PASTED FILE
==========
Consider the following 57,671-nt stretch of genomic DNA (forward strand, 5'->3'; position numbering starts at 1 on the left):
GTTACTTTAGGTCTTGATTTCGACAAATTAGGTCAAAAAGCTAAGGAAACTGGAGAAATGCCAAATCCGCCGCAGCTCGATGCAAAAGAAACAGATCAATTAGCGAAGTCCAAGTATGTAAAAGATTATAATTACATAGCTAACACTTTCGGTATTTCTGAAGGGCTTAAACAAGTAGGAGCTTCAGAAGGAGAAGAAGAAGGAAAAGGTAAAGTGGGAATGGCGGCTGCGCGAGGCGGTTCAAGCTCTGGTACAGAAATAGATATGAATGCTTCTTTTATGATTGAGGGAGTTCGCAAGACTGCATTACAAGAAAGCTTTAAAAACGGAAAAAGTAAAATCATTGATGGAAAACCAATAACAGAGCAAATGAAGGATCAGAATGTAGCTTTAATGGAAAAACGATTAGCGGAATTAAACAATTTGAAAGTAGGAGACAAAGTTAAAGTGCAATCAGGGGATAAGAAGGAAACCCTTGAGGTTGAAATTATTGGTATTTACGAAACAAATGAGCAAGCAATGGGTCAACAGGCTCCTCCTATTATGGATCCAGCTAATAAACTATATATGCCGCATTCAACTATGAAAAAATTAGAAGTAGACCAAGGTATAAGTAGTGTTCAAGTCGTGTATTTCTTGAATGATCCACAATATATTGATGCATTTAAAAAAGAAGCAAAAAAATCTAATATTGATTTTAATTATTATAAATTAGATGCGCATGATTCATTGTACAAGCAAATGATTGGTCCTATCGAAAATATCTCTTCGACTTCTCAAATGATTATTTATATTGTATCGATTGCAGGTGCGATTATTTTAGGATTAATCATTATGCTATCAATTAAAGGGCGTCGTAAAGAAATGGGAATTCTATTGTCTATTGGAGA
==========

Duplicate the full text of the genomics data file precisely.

Consider the following 57,671-nt stretch of genomic DNA (forward strand, 5'->3'; position numbering starts at 1 on the left):
GTTACTTTAGGTCTTGATTTCGACAAATTAGGTCAAAAAGCTAAGGAAACTGGAGAAATGCCAAATCCGCCGCAGCTCGATGCAAAAGAAACAGATCAATTAGCGAAGTCCAAGTATGTAAAAGATTATAATTACATAGCTAACACTTTCGGTATTTCTGAAGGGCTTAAACAAGTAGGAGCTTCAGAAGGAGAAGAAGAAGGAAAAGGTAAAGTGGGAATGGCGGCTGCGCGAGGCGGTTCAAGCTCTGGTACAGAAATAGATATGAATGCTTCTTTTATGATTGAGGGAGTTCGCAAGACTGCATTACAAGAAAGCTTTAAAAACGGAAAAAGTAAAATCATTGATGGAAAACCAATAACAGAGCAAATGAAGGATCAGAATGTAGCTTTAATGGAAAAACGATTAGCGGAATTAAACAATTTGAAAGTAGGAGACAAAGTTAAAGTGCAATCAGGGGATAAGAAGGAAACCCTTGAGGTTGAAATTATTGGTATTTACGAAACAAATGAGCAAGCAATGGGTCAACAGGCTCCTCCTATTATGGATCCAGCTAATAAACTATATATGCCGCATTCAACTATGAAAAAATTAGAAGTAGACCAAGGTATAAGTAGTGTTCAAGTCGTGTATTTCTTGAATGATCCACAATATATTGATGCATTTAAAAAAGAAGCAAAAAAATCTAATATTGATTTTAATTATTATAAATTAGATGCGCATGATTCATTGTACAAGCAAATGATTGGTCCTATCGAAAATATCTCTTCGACTTCTCAAATGATTATTTATATTGTATCGATTGCAGGTGCGATTATTTTAGGATTAATCATTATGCTATCAATTAAAGGGCGTCGTAAAGAAATGGGAATTCTATTGTCTATTGGAGA